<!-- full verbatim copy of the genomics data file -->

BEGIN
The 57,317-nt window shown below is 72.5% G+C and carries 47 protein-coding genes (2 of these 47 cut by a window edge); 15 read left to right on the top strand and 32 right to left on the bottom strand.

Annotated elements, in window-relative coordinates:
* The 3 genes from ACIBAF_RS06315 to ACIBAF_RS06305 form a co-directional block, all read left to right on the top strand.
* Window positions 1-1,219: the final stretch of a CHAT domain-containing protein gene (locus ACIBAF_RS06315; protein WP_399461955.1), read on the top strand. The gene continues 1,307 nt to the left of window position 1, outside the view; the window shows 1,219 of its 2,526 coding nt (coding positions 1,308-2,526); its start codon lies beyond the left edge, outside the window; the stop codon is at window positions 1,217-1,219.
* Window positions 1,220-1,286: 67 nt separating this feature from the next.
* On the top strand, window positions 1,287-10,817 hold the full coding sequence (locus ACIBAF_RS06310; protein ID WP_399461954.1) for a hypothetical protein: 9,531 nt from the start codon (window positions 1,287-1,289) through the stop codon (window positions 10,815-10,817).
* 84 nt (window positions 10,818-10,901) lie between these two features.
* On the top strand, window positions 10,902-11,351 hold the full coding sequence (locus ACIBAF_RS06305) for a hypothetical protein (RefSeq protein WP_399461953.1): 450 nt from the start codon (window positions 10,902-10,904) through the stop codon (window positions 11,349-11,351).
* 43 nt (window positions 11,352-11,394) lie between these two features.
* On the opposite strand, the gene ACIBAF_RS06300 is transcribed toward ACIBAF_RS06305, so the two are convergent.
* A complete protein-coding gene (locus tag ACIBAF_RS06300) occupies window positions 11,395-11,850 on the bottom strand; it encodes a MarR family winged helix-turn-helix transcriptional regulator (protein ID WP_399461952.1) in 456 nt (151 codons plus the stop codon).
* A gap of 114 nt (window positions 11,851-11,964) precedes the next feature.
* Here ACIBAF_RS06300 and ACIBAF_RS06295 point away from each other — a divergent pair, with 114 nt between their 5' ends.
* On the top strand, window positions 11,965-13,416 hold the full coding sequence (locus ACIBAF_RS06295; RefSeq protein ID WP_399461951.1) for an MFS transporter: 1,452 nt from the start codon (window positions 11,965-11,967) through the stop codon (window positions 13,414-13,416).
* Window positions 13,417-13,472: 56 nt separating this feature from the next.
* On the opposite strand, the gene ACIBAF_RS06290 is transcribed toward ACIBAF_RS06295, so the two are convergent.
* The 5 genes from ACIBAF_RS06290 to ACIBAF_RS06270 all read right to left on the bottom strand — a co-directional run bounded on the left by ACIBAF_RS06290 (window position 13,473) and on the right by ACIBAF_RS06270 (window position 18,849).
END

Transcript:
The 57,317-nt window shown below is 72.5% G+C and carries 47 protein-coding genes (2 of these 47 cut by a window edge); 15 read left to right on the top strand and 32 right to left on the bottom strand.

Annotated elements, in window-relative coordinates:
* The 3 genes from ACIBAF_RS06315 to ACIBAF_RS06305 form a co-directional block, all read left to right on the top strand.
* Window positions 1-1,219: the final stretch of a CHAT domain-containing protein gene (locus ACIBAF_RS06315; protein WP_399461955.1), read on the top strand. The gene continues 1,307 nt to the left of window position 1, outside the view; the window shows 1,219 of its 2,526 coding nt (coding positions 1,308-2,526); its start codon lies beyond the left edge, outside the window; the stop codon is at window positions 1,217-1,219.
* Window positions 1,220-1,286: 67 nt separating this feature from the next.
* On the top strand, window positions 1,287-10,817 hold the full coding sequence (locus ACIBAF_RS06310; protein ID WP_399461954.1) for a hypothetical protein: 9,531 nt from the start codon (window positions 1,287-1,289) through the stop codon (window positions 10,815-10,817).
* 84 nt (window positions 10,818-10,901) lie between these two features.
* On the top strand, window positions 10,902-11,351 hold the full coding sequence (locus ACIBAF_RS06305) for a hypothetical protein (RefSeq protein WP_399461953.1): 450 nt from the start codon (window positions 10,902-10,904) through the stop codon (window positions 11,349-11,351).
* 43 nt (window positions 11,352-11,394) lie between these two features.
* On the opposite strand, the gene ACIBAF_RS06300 is transcribed toward ACIBAF_RS06305, so the two are convergent.
* A complete protein-coding gene (locus tag ACIBAF_RS06300) occupies window positions 11,395-11,850 on the bottom strand; it encodes a MarR family winged helix-turn-helix transcriptional regulator (protein ID WP_399461952.1) in 456 nt (151 codons plus the stop codon).
* A gap of 114 nt (window positions 11,851-11,964) precedes the next feature.
* Here ACIBAF_RS06300 and ACIBAF_RS06295 point away from each other — a divergent pair, with 114 nt between their 5' ends.
* On the top strand, window positions 11,965-13,416 hold the full coding sequence (locus ACIBAF_RS06295; RefSeq protein ID WP_399461951.1) for an MFS transporter: 1,452 nt from the start codon (window positions 11,965-11,967) through the stop codon (window positions 13,414-13,416).
* Window positions 13,417-13,472: 56 nt separating this feature from the next.
* On the opposite strand, the gene ACIBAF_RS06290 is transcribed toward ACIBAF_RS06295, so the two are convergent.
* The 5 genes from ACIBAF_RS06290 to ACIBAF_RS06270 all read right to left on the bottom strand — a co-directional run bounded on the left by ACIBAF_RS06290 (window position 13,473) and on the right by ACIBAF_RS06270 (window position 18,849).